In the newest Rambo film Rambo sets up a simple trap but putting a bunch of bullets in metal tubes (looked like 7.62 or 5.56) and burying them so that the bullet tip just barely pokes out of the ground. The implication of this is that somebody steps on the bullet and presumably there’s something hard underneath the bullet to trigger the primer causing the bullet to immediately shoot upwards into whoever stepped on it.
I always heard that bullets without the aid of a barrel to guide them nor enough velocity to build up behind them would simply pop like fire crackers and not be able to penetrate anything. Anyone know if this is the case?
Mythbusters tried it, and they found exactly that. A bullet relies on the pressure from the exploding gunpowder behind it to accelerate down the barrel. With no barrel to contain the pressure and direct it all towards the target a bullet isn’t going to do much.
The bullet won’t fly far if detonated outside of a gun, but if you step on it, you are constraining the explosion with your foot, and you will have a very bad day.
If you take a .45 Colt handgun with a blank round in it and put the barrel an inch away from a piece of 1/2" plywood, the blast and paper wadding alone will blow a hole though the plywood. I know, because I’ve done it. Jon-Erik Hexum killed himself accidentally that way, putting a gun loaded with blanks up to his head on a TV set and pulling the trigger for fun. The blast fractured his skull and drove the paper wadding into his brain.
I don’t know how easy it would be to set off a shotgun shell by stepping on it with a nail on the primer, but if you do, your foot and leg are going to get messed up.
I think the replies so far might have neglected an important detail in the OP. See the bolded bit:
If there are metal tubes involved that aren’t connecting the bullet to the powder to the primer, you’ve basically got a barrel.
The case could rupture and vent some of the gas, sure. Or maybe your tubes are made from pot metal and they rupture. And with bottlenecked cases, plenty of gas would leak past the bullet. But even if we’re talking a 5.56-mm bullet moving at 600 feet per second, I’ll step around, thankyouverymuch.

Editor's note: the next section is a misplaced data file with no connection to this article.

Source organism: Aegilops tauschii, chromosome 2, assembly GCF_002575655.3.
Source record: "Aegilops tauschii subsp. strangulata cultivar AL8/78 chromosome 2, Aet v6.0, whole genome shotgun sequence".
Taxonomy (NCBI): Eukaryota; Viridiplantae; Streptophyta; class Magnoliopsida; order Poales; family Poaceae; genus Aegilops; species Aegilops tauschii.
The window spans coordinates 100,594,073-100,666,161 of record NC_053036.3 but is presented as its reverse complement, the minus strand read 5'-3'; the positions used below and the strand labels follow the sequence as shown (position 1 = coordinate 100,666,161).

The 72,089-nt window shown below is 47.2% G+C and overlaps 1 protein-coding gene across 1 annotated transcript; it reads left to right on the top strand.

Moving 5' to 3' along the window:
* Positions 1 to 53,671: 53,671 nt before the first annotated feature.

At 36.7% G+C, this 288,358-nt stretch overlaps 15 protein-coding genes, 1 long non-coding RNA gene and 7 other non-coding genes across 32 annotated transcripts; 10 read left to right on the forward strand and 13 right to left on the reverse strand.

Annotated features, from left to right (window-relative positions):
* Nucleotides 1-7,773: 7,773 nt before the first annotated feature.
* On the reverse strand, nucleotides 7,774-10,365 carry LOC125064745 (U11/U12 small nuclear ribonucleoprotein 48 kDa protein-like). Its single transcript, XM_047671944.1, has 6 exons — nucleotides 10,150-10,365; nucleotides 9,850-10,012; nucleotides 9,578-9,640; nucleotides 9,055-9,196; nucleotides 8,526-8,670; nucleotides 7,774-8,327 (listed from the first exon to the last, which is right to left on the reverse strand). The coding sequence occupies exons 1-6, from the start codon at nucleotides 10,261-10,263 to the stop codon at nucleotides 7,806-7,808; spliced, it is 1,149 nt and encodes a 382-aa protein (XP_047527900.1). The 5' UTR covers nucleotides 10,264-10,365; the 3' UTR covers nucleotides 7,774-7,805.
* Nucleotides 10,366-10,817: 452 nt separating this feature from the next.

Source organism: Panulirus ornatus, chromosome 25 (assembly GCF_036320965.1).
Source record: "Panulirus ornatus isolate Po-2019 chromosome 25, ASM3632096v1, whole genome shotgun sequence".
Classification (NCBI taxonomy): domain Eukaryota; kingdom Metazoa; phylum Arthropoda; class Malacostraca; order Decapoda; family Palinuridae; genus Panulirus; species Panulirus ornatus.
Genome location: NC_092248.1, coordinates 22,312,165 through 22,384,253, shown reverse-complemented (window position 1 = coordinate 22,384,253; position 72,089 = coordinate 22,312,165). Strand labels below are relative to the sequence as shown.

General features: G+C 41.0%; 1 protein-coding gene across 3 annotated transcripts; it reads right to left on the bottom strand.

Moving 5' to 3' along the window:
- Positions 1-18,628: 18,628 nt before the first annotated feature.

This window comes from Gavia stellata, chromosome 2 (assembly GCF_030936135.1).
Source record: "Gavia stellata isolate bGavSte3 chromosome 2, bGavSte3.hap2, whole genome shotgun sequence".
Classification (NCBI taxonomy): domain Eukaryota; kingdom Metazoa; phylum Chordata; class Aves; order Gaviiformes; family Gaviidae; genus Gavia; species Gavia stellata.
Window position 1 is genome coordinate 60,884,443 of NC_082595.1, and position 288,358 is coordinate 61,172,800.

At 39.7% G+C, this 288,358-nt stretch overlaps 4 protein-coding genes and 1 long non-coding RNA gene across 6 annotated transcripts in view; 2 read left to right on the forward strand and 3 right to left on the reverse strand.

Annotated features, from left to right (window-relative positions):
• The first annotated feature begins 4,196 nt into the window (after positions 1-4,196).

Did Mythbusters use metal tubes? If so, why didn’t they work on the show?
I’d expect a non-bottlenecked round (like a 9-mm) in a close-fitting pseudo-muzzle tube to have a pseudo-muzzle velocity on the order of that of a snubnose revolver. But maybe I’m way off base.
That’s a good description of the feeling. I was 10 at the time.
I was unloading 9mm ammo with an impact hammer once. An impact hammer is a T-shaped hammer with a hollow plastic head. You load the cartridge at one end, facing the other end, and you slam the side without the cartridge in it on a hard surface. Inertia causes the bullet to slip out of the casing, and you then have an unloaded case.
Well, I was having a bad day, wasn’t paying attention, and I slammed the cartridge side of the hammer on the table. It went off. It blew the opposite end of the hammer off, the casing ruptured, and interestingly there was unburned powder everywhere so you know you’re not getting full velocity out of the bullet as it’s incomplete ignition. Still really loud though.
American Rifleman did a study years back on how dangerous ammo in fires were to firemen. They did a number of tests using various rifle and pistol caliber cartridges placed in a holder and exposed it to flame (each caliber one at a time, not all at once). Next to it was a fireman’s bunker coat. When they went off neither the bullet or copper case fragments penetrated the coat.
I don’t agree with your thinking here. I’m basing my thinking on the OP’s description in which there is a metal tube but the metal tube is shorter than the tube, so the bullet sticks out of the ground. Is that really how the trap in the movie worked?
If so, the tube isn’t really acting as a barrel. The tube might help the base of the cartridge from rupturing under pressure but it does nothing to keep the case neck from rupturing or expanding to the tube diameter. Lots of gas is going to escape from there. I also don’t think it’s much like shooting from a snub-nose pistol. The pistol offers a couple of inches of barrel after the bullet has left the cartridge to allow the gas pressure to continue accelerating the bullet. With our Hollywood bullet trap, the pressure only builds behind the bullet for as long as either (1) the case hasn’t ruptured or expanded at the top, or (2) the bullet leaves the cartridge. I don’t feel like looking up bullet seating specs for these cartridges, but the bullet is only going to be seated a few millimeters into either. That means the bullet has only a few millimeters at best to accelerate before the gas leaks away. I think the bullet velocity differential between a snub-nose and this bullet trap would be comparable to the difference in velocity of a dragster at 60’ versus a 1/4 mile.